Patients are experiencing differences in the quality of care and treatment they receive for Ulcerative Colitis (UC) according to the latest results from the UK Inflammatory Bowel Disease (IBD) audit published today (July 17, 2014).
The audit is commissioned by the Healthcare Quality Improvement Partnership (HQIP) as part of the National Clinical Audit and Patient Outcomes Programme (NCAPOP)*. The UK IBD audit is carried out by the Royal College of Physicians.
IBD can cause real disability giving both adults and children bouts of watery and bloody diarrhoea enough to prevent them from living normal lives. Left untreated it can be a life-threatening disease. The national reports published today measure inpatient care and inpatient experience for adult and paediatric patients with IBD.
Substantive improvements have been made in IBD care since the previous round of the audit. The rate of mortality has decreased from 1.5% to 0.75%. More adult patients (74%) are being prescribed bone protection medication for the prevention of osteoporosis (a side effect of steroids patients take to manage IBD). Preventative anticoagulants are given to 90% of adult patients (an increase from 70%) with only 1% of clotting complications. Colitis activity in paediatric patients is now recorded in hospital much more closely and Clostridium difficile (C diff) testing was recorded in 66% of paediatric patients (an increase from 36%).
Early intervention in IBD can help prevent symptoms becoming severe (known as a 'flare-up'), and possibly result in admission to hospital. The reports make recommendations for doctors, nurses and multidisciplinary teams caring for both adult and paediatric patients with IBD, including:
- Patients should receive an accurate assessment of disease activity and treatment should be given to people with active disease.
- All patients admitted to hospital should have their nutritional needs assessed either by a dietitian or using a nutritional screening tool.
- Anaemia (low iron levels in the blood) is common among IBD patients and should be actively investigated and treated with appropriate iron therapy.
Data from the audit suggests some admissions to hospital could have been prevented if patients' symptoms had been picked up sooner and treatment had started earlier. Standard treatments were not started or escalated in forty two per cent (556/1329) of adult cases and 54% (56/103) of paediatric cases prior to admission to hospital.
The patients surveyed through the inpatient experience questionnaire had a variety of experiences before being admitted to hospital. Some patients reported being turned away from emergency departments only to be admitted to hospital in a worse condition two weeks later, which resulted in surgery. Other patients commented on healthcare staff not being knowledgeable enough about IBD and specialist medicines in order to be treated effectively. Examples of survey responses received are below:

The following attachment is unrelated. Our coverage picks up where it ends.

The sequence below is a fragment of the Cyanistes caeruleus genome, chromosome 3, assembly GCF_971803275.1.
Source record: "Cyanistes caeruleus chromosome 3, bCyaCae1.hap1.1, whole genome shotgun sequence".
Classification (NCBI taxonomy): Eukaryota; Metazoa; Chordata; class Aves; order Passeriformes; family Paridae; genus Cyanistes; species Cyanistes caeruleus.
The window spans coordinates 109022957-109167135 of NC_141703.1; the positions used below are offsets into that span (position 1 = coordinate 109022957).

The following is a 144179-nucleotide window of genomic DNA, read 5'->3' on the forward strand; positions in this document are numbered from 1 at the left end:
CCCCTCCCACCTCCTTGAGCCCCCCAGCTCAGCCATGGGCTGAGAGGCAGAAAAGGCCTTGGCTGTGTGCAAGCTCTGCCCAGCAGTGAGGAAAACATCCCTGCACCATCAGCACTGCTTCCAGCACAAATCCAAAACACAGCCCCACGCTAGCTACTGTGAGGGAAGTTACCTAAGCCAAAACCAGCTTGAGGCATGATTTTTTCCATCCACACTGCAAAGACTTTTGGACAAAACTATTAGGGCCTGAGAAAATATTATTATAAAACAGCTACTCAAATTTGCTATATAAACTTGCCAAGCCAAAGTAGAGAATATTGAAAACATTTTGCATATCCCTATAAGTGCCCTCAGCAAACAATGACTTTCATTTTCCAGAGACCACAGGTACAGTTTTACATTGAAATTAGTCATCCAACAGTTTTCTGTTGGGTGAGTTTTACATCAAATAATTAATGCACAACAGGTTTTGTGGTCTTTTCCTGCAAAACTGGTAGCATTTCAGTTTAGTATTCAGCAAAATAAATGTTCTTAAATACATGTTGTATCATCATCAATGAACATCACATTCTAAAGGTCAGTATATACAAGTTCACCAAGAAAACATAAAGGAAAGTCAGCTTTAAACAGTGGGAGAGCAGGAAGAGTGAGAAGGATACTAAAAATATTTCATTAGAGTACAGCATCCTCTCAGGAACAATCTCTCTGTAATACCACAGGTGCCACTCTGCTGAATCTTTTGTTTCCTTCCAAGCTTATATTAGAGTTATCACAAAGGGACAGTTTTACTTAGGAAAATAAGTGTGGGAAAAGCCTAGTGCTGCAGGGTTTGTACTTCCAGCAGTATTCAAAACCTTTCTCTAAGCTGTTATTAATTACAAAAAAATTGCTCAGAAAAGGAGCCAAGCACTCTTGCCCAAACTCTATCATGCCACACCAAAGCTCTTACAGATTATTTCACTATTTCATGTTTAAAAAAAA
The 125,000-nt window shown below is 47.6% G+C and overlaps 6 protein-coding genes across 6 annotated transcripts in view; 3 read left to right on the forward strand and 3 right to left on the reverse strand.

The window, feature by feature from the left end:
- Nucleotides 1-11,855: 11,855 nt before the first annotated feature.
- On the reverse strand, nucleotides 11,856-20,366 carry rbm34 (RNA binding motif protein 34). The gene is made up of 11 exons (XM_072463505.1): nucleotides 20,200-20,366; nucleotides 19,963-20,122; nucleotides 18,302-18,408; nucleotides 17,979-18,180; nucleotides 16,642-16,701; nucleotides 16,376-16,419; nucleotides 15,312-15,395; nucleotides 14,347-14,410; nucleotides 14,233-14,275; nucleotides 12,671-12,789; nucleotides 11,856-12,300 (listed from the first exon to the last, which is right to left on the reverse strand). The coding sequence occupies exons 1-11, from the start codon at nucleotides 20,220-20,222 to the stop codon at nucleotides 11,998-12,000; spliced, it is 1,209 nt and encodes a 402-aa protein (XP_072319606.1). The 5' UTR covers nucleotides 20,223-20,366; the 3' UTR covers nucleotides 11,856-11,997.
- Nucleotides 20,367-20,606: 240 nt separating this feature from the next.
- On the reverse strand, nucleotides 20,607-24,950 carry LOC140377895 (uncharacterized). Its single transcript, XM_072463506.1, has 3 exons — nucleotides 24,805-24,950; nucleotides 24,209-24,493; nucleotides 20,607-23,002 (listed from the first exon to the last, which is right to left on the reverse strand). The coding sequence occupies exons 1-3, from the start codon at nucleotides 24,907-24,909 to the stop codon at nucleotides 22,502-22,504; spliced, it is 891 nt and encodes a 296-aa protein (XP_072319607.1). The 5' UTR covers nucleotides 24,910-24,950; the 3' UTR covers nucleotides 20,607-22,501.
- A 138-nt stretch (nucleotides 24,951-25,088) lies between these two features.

"Turned away from A&E two weeks before being admitted to hospital. Told to take steroids at home despite warning them of my dehydration and inability to eat due to constant bowel movements and vomiting. If they had treated me then it might have prevented the bowel surgery."
"Took myself to A&E reporting symptoms of severe abdominal pain, nausea and vomiting, and 20 plus bowel movements a day. Saw a consultant, asked about dehydration and malnutrition and told them explicitly of my IBD (UC) diagnosis. Was sent home and told to take prednisolone (a steroid treatment). Two weeks later, unable to move because of the pain, was admitted to hospital where, a couple of weeks later, after medical treatment failed, I required a surgical procedure and feeding through a drip to save my life. I wonder if the doctors and staff had been more knowledgeable about IBD - and had I received treatment and intervention earlier - whether I might not have had to undergo surgery."
"I was very impressed with how quickly the medical staff were able to diagnose my daughter's condition and at the effectiveness of her medication, once in hospital I cannot fault the level of care she received."
Dr Ian Arnott, Associate clinical director, UK IBD audit said:
"European populations have a high prevalence of UC, nearly 505 per 100,000 and the UK is a high incident area for IBD generally. The results in these reports do give rise to optimism; there have been steady improvements in many aspects of IBD care and many of the easy gains have already been realised. This is attributable to the hard work, dedication and persistence of the clinical teams across the country. However, important aspects of care remain below desirable levels and missing opportunities to begin or escalate treatment for patients is a cause for concern."
Dr Richard Russell, Consultant Paediatric Gastroenterologist and clinical lead, paediatric report said:
"Children's services looking after patients with UC have improved the care they provide in this round of the audit. This is particularly encouraging because more hospitals participated, alongside specialist services, in this round compared with previous rounds. An interesting finding was that 75% of adolescent patients with UC, who were treated by children's services, rated their overall care as 'excellent', compared with 25% of adolescent patients treated by adult services. This provides important information when planning future services for adolescents with IBD."